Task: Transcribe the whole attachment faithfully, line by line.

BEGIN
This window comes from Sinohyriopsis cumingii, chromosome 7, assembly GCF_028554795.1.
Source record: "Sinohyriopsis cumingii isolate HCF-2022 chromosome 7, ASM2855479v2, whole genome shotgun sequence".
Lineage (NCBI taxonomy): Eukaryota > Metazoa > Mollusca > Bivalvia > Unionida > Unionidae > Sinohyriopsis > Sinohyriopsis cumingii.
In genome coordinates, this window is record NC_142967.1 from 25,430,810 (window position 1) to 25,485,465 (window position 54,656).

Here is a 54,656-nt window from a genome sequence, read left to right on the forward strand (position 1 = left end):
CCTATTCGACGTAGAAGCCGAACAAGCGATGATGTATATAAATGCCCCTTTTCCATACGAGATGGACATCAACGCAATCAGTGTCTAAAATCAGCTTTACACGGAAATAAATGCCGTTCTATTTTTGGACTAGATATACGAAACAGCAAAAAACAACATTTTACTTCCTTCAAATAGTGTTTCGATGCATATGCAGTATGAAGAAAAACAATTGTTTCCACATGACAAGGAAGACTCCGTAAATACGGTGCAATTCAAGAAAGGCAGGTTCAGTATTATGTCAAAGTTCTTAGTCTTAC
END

This window comes from Sinohyriopsis cumingii, chromosome 7, assembly GCF_028554795.1.
Source record: "Sinohyriopsis cumingii isolate HCF-2022 chromosome 7, ASM2855479v2, whole genome shotgun sequence".
Lineage (NCBI taxonomy): Eukaryota > Metazoa > Mollusca > Bivalvia > Unionida > Unionidae > Sinohyriopsis > Sinohyriopsis cumingii.
In genome coordinates, this window is record NC_142967.1 from 25,430,810 (window position 1) to 25,485,465 (window position 54,656).

Here is a 54,656-nt window from a genome sequence, read left to right on the forward strand (position 1 = left end):
CCTATTCGACGTAGAAGCCGAACAAGCGATGATGTATATAAATGCCCCTTTTCCATACGAGATGGACATCAACGCAATCAGTGTCTAAAATCAGCTTTACACGGAAATAAATGCCGTTCTATTTTTGGACTAGATATACGAAACAGCAAAAAACAACATTTTACTTCCTTCAAATAGTGTTTCGATGCATATGCAGTATGAAGAAAAACAATTGTTTCCACATGACAAGGAAGACTCCGTAAATACGGTGCAATTCAAGAAAGGCAGGTTCAGTATTATGTCAAAGTTCTTAGTCTTAC